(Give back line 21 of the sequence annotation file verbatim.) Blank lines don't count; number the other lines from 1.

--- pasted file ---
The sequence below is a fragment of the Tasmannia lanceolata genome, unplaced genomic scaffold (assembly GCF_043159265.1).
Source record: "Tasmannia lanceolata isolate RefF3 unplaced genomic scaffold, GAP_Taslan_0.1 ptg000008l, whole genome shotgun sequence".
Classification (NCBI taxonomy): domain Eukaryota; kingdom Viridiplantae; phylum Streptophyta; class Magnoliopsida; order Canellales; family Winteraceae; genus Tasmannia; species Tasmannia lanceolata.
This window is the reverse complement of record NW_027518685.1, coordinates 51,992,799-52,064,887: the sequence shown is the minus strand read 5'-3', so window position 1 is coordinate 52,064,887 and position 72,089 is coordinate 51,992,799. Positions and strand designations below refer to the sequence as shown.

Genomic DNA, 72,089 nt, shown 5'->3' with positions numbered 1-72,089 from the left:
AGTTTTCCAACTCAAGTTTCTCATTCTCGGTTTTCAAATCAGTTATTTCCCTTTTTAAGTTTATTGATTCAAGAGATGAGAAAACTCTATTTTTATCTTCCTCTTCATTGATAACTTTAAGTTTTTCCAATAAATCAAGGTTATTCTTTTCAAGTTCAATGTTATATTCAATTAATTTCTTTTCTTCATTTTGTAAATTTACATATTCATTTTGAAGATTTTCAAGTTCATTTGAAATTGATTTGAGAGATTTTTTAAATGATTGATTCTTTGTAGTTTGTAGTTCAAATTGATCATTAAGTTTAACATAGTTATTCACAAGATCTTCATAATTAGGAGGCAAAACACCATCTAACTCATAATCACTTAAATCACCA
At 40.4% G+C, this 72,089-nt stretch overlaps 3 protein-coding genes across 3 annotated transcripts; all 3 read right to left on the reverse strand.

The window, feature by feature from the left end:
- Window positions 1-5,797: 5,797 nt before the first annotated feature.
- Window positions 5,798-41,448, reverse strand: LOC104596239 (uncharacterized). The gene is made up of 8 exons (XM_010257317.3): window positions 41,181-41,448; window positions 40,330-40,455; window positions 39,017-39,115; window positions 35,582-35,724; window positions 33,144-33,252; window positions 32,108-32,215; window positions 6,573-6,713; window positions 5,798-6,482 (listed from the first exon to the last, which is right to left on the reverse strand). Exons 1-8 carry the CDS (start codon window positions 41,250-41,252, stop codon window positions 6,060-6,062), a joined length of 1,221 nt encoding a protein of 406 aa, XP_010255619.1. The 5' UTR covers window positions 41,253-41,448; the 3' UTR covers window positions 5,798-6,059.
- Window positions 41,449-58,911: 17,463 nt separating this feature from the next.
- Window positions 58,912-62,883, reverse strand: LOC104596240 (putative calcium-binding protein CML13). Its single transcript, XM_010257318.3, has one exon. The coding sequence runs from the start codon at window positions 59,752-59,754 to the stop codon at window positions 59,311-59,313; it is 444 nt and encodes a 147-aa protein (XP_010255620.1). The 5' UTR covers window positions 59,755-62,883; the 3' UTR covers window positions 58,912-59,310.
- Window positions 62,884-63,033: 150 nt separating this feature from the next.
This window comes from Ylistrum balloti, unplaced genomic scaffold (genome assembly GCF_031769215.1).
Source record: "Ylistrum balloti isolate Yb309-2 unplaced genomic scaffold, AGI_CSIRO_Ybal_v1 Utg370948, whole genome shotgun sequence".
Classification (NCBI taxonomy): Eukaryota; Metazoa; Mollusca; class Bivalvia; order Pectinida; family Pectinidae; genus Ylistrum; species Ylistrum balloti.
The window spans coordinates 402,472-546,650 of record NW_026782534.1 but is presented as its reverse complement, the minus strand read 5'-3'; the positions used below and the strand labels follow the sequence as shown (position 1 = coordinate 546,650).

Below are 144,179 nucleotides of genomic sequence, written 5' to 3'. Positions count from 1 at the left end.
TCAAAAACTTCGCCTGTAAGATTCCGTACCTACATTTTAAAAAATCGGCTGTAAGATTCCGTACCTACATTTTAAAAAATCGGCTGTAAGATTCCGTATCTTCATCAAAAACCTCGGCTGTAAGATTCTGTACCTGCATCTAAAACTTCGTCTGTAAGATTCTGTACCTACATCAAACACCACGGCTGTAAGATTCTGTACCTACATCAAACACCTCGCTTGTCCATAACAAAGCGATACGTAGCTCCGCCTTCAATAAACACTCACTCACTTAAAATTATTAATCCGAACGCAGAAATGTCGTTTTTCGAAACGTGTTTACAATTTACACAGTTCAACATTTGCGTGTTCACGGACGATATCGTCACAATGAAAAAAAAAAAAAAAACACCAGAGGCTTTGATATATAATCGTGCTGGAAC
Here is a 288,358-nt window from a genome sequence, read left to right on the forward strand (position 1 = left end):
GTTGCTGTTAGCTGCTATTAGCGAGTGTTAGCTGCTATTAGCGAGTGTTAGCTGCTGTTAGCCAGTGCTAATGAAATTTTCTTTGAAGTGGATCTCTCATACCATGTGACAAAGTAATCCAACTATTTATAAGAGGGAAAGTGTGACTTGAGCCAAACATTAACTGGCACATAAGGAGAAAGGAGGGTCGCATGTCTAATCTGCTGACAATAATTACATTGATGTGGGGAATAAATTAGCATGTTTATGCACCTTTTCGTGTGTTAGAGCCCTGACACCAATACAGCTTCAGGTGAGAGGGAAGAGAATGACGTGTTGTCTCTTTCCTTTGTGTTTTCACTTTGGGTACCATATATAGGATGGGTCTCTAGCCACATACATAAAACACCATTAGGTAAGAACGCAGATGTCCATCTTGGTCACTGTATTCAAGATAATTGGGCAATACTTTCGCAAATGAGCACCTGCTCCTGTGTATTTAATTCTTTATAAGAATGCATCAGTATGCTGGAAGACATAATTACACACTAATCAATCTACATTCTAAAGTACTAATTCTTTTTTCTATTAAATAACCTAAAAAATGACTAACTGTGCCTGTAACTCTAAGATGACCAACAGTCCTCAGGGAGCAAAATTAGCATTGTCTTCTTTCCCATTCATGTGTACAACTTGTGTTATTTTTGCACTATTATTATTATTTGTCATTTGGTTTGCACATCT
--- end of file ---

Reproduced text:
GTTGCTGTTAGCTGCTATTAGCGAGTGTTAGCTGCTATTAGCGAGTGTTAGCTGCTGTTAGCCAGTGCTAATGAAATTTTCTTTGAAGTGGATCTCTCATACCATGTGACAAAGTAATCCAACTATTTATAAGAGGGAAAGTGTGACTTGAGCCAAACATTAACTGGCACATAAGGAGAAAGGAGGGTCGCATGTCTAATCTGCTGACAATAATTACATTGATGTGGGGAATAAATTAGCATGTTTATGCACCTTTTCGTGTGTTAGAGCCCTGACACCAATACAGCTTCAGGTGAGAGGGAAGAGAATGACGTGTTGTCTCTTTCCTTTGTGTTTTCACTTTGGGTACCATATATAGGATGGGTCTCTAGCCACATACATAAAACACCATTAGGTAAGAACGCAGATGTCCATCTTGGTCACTGTATTCAAGATAATTGGGCAATACTTTCGCAAATGAGCACCTGCTCCTGTGTATTTAATTCTTTATAAGAATGCATCAGTATGCTGGAAGACATAATTACACACTAATCAATCTACATTCTAAAGTACTAATTCTTTTTTCTATTAAATAACCTAAAAAATGACTAACTGTGCCTGTAACTCTAAGATGACCAACAGTCCTCAGGGAGCAAAATTAGCATTGTCTTCTTTCCCATTCATGTGTACAACTTGTGTTATTTTTGCACTATTATTATTATTTGTCATTTGGTTTGCACATCT